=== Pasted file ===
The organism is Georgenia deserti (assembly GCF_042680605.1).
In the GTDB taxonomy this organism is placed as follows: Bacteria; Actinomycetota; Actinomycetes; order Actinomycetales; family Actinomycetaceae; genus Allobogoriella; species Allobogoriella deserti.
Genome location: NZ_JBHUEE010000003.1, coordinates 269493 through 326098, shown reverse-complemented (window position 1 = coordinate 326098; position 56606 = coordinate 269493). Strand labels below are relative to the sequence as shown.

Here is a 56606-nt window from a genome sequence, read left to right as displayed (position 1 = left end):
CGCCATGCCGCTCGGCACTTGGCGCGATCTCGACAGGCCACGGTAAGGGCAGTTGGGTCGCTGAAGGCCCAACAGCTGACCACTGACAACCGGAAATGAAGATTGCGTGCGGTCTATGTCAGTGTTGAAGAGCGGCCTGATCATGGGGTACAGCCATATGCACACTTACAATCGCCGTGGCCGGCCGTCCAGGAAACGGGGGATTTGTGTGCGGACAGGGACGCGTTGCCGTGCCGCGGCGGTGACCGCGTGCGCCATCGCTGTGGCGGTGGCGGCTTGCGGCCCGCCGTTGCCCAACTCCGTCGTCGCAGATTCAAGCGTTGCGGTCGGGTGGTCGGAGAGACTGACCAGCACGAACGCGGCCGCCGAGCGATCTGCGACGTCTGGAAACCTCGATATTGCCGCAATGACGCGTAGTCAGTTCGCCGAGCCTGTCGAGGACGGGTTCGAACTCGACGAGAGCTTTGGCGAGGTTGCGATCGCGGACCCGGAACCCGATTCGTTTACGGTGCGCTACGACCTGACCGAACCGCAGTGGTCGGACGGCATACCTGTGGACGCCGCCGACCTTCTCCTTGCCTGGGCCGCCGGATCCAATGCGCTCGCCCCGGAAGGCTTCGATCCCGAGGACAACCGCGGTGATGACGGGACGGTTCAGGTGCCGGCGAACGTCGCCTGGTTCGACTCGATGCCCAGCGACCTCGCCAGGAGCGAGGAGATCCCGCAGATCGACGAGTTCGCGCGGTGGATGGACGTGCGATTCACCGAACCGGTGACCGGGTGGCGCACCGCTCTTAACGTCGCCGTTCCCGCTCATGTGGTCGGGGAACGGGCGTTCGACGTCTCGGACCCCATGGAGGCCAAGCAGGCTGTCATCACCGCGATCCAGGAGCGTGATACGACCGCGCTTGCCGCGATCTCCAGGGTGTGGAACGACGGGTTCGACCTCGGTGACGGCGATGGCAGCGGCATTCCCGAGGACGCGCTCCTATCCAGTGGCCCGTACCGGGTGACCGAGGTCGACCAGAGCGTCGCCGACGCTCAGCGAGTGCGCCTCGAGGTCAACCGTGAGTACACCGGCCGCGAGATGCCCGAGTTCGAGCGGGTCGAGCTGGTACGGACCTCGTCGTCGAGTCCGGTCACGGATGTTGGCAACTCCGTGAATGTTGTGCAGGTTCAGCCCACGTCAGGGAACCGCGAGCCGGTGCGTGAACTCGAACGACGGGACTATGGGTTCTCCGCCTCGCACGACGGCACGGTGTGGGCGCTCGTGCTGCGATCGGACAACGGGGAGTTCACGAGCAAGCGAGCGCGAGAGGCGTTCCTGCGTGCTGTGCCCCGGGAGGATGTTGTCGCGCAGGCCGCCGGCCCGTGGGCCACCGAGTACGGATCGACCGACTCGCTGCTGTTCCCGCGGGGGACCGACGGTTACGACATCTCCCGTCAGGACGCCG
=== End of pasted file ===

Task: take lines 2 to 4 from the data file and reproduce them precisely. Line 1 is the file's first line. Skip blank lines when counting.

In the GTDB taxonomy this organism is placed as follows: Bacteria; Actinomycetota; Actinomycetes; order Actinomycetales; family Actinomycetaceae; genus Allobogoriella; species Allobogoriella deserti.
Genome location: NZ_JBHUEE010000003.1, coordinates 269493 through 326098, shown reverse-complemented (window position 1 = coordinate 326098; position 56606 = coordinate 269493). Strand labels below are relative to the sequence as shown.

Here is a 56606-nt window from a genome sequence, read left to right as displayed (position 1 = left end):